Sunday, March 6, 2011

On reviews, hearing you suck, and falling to Twitter

I'm not afraid of anything.

Okay, I'm lying. I'm a terrible liar. My face gets all blotchy and I can't make eye contact, even though I know people know I'm lying when I blink and look away because in the police academy, they taught us that perps will look away and avoid eye contact when they're lying. Or, they'll blink. A lot. I do that. (Yes, I completed a police academy, albeit a reserve academy, because I'm just that bad's the part where I don't admit that I got my scrawny ass kicked on a regular basis and talked my then-husband into having a baby so I wouldn't have to become a real cop. Best. Decision. Ever.).

I'm afraid of lots of stuff. Lightning, thunder, spiders, and bridges top the list. Prose constructed minus the use of serial commas. I'm terrified of the dentist, of dying before my kids are old enough to call me for advice about Geritol vs. Centrum Advanced, and of driving off one of Vancouver's many bridges and plummeting into the icy depths (I run survival drills in my head where I successfully roll down all the windows and unbuckle everyone's seat belts before we slam into the wall of water, after which we will all swim to the surface and be rescued by the Coast Guard and/or a boat full of hot fisherman who have cookies for the kids, Irish cream for me).

Now I'm afraid of something new: reviews.

WHAT am I going to do if someone hates this book? Seriously? Husband keeps reminding me that it's definitely going to happen, that someone is going to say something terrible and mean and "she shouldn't quit her day job" because it's impossible to make all of the people happy all of the time and blabbity blah blah. That's why I don't sing in public. I don't want to get shot or have someone turn a fire hose on me because they think I've caught on fire and thus explains the discordant undulation and ear-piercing vibrato.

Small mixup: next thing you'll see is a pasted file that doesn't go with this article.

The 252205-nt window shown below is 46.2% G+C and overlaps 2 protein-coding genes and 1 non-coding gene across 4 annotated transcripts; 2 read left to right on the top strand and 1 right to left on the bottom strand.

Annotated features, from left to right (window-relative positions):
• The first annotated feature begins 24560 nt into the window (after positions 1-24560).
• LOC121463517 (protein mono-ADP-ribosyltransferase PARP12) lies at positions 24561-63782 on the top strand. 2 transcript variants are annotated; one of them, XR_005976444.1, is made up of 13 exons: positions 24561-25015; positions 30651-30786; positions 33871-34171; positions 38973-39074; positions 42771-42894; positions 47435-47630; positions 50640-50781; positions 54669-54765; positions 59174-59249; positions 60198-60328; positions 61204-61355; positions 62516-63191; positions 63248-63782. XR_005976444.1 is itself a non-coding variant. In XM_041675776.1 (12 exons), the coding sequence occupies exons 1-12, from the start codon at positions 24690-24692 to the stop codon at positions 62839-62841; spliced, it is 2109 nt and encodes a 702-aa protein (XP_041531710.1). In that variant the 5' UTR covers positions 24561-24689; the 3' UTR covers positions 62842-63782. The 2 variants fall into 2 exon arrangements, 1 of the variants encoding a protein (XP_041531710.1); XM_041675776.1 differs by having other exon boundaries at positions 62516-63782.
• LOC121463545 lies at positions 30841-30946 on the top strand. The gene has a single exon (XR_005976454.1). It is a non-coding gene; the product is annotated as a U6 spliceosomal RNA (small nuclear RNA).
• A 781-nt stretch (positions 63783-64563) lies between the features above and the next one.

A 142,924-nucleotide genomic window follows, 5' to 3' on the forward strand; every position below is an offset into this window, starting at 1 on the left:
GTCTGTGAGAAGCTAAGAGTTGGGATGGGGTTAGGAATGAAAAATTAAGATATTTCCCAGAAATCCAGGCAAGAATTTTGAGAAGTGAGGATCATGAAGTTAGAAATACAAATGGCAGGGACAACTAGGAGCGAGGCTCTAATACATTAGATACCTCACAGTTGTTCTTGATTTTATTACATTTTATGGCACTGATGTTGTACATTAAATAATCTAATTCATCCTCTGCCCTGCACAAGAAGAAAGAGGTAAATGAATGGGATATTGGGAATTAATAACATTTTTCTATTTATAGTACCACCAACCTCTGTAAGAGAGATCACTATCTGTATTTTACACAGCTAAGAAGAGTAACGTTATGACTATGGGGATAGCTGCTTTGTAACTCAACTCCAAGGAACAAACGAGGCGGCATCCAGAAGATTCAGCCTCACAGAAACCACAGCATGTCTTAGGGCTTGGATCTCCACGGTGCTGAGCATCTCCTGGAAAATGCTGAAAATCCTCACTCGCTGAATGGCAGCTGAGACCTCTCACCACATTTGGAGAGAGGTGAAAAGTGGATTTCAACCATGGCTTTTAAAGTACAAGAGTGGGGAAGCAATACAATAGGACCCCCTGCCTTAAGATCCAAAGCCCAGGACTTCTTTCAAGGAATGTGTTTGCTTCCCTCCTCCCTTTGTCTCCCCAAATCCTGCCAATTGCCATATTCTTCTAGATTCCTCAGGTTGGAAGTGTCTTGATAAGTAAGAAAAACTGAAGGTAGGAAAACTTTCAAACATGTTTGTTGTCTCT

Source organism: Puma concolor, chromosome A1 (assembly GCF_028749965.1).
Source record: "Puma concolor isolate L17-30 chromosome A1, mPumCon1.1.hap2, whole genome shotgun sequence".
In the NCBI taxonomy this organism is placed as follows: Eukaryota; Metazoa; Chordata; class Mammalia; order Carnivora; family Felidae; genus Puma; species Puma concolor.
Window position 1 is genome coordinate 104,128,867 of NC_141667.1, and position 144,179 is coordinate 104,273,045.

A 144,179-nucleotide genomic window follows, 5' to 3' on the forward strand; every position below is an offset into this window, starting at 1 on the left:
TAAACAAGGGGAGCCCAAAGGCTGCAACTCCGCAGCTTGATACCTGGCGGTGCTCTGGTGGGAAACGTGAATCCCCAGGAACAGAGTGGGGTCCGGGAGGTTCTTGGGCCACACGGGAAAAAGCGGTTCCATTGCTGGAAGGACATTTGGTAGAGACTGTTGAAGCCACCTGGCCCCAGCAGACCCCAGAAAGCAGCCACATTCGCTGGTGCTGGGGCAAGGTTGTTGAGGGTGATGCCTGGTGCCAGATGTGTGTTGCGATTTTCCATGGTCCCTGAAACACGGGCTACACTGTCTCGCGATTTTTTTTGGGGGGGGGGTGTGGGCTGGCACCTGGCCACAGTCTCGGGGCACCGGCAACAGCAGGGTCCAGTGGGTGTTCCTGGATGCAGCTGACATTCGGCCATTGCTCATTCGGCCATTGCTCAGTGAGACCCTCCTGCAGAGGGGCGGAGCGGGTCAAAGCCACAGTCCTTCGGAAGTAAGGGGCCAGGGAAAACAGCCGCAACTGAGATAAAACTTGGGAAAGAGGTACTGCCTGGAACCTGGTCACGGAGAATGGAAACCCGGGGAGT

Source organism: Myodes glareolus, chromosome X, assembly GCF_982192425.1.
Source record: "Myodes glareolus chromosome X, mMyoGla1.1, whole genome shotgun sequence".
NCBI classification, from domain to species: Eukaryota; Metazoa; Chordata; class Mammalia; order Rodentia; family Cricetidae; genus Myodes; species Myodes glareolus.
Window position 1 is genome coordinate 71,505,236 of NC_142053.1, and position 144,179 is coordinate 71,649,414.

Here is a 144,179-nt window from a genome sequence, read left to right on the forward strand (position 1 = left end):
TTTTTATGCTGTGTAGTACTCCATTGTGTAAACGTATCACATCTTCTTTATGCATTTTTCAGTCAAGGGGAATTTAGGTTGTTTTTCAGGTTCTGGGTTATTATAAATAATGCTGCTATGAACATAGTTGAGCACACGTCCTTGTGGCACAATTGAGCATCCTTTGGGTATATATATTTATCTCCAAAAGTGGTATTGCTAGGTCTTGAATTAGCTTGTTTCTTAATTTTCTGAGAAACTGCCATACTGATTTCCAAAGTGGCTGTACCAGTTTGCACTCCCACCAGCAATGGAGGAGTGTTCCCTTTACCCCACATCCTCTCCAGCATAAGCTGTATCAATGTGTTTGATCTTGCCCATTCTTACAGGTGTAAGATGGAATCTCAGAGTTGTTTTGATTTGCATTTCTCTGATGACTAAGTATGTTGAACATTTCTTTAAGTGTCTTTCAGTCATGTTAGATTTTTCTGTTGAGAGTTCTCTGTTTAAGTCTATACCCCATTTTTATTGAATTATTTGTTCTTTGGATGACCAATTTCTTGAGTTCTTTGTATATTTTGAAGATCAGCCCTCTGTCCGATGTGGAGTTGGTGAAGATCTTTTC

I come from a long line of oversensitive people. Man, my mom--she's the worst. If you look at her the wrong way, she bursts into tears. She cries when her clients yell at her (Mom's a kick-ass kitchen designer. If you live in Southern California and you're in need of a killer kitchen, she's an uber-designer. Just don't yell at her.) She cries when my 27-year-old sister and I are fighting. She cries at the grocery store if someone tells her a sad story and she only has $5 to give to them for their child's kidney transplant. (She might be a bit of a sucker, too, especially when we see that same fellow behind the 7-Eleven just moments later chugging a bottle of Colt 45.) So I come by this need to people please quite naturally. I want people to like my work. I want folks to feel that they haven't wasted their time, or eventually, their money. And since I'm only allowed to call my shrink twice a week AND I'm out of American Oreos, I need to keep my sensitivities in check.

This sounds stupid to even say out loud. Machiavelli would rip me a new one, tell me how it's never good to let the enemy see your weaknesses and certainly, don't come right out and admit them. (You're not my enemy, though, right?) I mean, duh, we all want other folks to like us and read our work and tell the world of our brilliance. We don't want 2-star reviews (and worse) and snarky comments popping up in the Amazon stream or on Twitter. It's like telling us our children are ugly (which, for the record, mine are not. The last one is sorta funny lookin', but he's wicked smart). The other day saw a fair bit of commentary on blogs and Twitter about how GoodReads has had to change their policy about writers commenting on reviews that may not be as magical as one would hope--but who are these writers who are actually taking the time to go in and refute a review? (It was GoodReads, wasn't it? Correct me if I'm wrong.)  If you have time to go in and comment on someone else's comment/review, your time would be better spent learning how to make your writing suck less. YES, I know--this advice from someone who, at this juncture, has received one written review of the novel. (It was a good review, so I can't provide commentary with any weight as to the devastation of hearing I suck. It's going to hurt. Bad. Like a super-heated fork tipped with snake and spider venom, stabbed into an open, infected wound, over which is poured hydrogen peroxide and ammonia. And lemon juice.)